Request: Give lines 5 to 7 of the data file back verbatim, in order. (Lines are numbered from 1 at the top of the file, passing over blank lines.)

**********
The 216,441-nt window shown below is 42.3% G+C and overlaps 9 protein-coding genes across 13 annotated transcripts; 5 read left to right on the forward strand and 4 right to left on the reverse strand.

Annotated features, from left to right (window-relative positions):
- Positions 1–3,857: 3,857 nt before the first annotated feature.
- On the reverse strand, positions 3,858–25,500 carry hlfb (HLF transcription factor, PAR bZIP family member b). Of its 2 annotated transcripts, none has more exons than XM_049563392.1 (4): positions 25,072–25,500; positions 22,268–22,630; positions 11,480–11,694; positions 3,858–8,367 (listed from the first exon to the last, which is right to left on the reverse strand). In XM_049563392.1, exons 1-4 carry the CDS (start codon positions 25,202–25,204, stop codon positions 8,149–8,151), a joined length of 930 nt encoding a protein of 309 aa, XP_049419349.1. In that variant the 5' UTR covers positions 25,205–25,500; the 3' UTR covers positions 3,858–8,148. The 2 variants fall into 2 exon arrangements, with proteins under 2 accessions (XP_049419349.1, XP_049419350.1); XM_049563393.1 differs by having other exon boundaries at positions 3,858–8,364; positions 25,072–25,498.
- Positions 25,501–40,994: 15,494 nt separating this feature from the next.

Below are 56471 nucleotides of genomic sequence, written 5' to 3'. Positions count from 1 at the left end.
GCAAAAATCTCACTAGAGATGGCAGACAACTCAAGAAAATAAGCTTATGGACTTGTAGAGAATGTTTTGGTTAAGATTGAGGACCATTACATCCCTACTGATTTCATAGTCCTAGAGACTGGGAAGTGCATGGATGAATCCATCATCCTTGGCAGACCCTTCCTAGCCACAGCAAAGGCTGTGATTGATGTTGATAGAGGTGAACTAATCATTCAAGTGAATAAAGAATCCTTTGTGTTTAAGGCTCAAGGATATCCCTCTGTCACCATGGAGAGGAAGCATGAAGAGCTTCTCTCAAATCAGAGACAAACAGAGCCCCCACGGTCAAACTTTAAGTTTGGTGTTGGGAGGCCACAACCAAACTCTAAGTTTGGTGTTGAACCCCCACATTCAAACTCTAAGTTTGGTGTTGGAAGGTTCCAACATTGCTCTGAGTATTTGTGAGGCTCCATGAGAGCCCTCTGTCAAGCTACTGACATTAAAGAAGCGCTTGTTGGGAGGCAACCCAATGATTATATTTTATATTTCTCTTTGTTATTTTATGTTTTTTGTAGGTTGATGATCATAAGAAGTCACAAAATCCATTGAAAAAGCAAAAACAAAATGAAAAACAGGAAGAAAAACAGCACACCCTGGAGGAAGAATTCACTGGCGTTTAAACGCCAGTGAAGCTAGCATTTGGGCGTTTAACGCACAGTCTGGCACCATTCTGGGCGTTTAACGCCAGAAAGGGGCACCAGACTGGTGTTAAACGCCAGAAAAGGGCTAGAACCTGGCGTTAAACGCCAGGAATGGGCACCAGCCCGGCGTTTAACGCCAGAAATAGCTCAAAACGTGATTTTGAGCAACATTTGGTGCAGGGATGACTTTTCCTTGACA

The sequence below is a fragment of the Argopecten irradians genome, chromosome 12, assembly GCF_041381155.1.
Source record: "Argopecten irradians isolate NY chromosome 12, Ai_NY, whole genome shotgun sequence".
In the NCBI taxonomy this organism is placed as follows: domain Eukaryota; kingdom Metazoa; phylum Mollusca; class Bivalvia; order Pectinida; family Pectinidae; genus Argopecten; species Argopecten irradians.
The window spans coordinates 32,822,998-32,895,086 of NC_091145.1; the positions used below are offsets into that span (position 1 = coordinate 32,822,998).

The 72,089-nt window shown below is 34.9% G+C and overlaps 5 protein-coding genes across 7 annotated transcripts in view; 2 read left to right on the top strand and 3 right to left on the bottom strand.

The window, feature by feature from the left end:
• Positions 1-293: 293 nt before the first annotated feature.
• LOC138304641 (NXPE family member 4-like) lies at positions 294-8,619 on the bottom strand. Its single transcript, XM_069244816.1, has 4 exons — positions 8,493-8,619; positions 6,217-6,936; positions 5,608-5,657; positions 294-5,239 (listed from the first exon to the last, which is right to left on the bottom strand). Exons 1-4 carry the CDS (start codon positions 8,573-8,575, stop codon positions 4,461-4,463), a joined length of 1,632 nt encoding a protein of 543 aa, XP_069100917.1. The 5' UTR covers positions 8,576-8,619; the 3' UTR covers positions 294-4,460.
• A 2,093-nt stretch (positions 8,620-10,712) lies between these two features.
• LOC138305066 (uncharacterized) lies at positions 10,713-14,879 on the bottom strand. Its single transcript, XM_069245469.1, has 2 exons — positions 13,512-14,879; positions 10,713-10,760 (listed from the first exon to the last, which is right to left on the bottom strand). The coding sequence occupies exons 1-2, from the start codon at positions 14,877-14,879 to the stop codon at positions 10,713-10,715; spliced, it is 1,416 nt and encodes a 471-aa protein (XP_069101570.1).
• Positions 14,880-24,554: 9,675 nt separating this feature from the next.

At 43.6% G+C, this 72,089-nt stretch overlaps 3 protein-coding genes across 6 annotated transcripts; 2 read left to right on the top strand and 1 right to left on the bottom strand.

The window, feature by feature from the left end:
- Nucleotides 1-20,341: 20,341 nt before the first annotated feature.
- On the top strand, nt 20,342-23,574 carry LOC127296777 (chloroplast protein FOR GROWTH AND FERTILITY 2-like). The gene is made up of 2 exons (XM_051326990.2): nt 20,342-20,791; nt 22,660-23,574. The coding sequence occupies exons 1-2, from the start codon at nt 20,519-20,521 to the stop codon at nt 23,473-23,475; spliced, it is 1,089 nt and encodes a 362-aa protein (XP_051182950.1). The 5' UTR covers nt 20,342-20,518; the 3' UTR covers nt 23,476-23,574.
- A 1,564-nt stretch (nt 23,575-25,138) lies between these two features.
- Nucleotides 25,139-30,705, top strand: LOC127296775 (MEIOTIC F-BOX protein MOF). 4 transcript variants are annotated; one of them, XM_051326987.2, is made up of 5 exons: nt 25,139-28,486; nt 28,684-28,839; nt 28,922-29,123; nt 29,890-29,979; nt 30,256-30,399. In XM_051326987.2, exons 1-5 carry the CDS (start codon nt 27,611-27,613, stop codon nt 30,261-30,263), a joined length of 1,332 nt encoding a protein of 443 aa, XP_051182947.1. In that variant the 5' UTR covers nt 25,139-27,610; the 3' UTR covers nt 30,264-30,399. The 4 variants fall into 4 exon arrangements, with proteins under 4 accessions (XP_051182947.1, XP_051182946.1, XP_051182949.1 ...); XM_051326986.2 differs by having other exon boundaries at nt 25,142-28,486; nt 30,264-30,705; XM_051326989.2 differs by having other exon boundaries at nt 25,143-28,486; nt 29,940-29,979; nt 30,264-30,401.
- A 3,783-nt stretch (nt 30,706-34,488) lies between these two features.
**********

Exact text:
- Positions 25,501–40,994: 15,494 nt separating this feature from the next.

Below are 56471 nucleotides of genomic sequence, written 5' to 3'. Positions count from 1 at the left end.
GCAAAAATCTCACTAGAGATGGCAGACAACTCAAGAAAATAAGCTTATGGACTTGTAGAGAATGTTTTGGTTAAGATTGAGGACCATTACATCCCTACTGATTTCATAGTCCTAGAGACTGGGAAGTGCATGGATGAATCCATCATCCTTGGCAGACCCTTCCTAGCCACAGCAAAGGCTGTGATTGATGTTGATAGAGGTGAACTAATCATTCAAGTGAATAAAGAATCCTTTGTGTTTAAGGCTCAAGGATATCCCTCTGTCACCATGGAGAGGAAGCATGAAGAGCTTCTCTCAAATCAGAGACAAACAGAGCCCCCACGGTCAAACTTTAAGTTTGGTGTTGGGAGGCCACAACCAAACTCTAAGTTTGGTGTTGAACCCCCACATTCAAACTCTAAGTTTGGTGTTGGAAGGTTCCAACATTGCTCTGAGTATTTGTGAGGCTCCATGAGAGCCCTCTGTCAAGCTACTGACATTAAAGAAGCGCTTGTTGGGAGGCAACCCAATGATTATATTTTATATTTCTCTTTGTTATTTTATGTTTTTTGTAGGTTGATGATCATAAGAAGTCACAAAATCCATTGAAAAAGCAAAAACAAAATGAAAAACAGGAAGAAAAACAGCACACCCTGGAGGAAGAATTCACTGGCGTTTAAACGCCAGTGAAGCTAGCATTTGGGCGTTTAACGCACAGTCTGGCACCATTCTGGGCGTTTAACGCCAGAAAGGGGCACCAGACTGGTGTTAAACGCCAGAAAAGGGCTAGAACCTGGCGTTAAACGCCAGGAATGGGCACCAGCCCGGCGTTTAACGCCAGAAATAGCTCAAAACGTGATTTTGAGCAACATTTGGTGCAGGGATGACTTTTCCTTGACA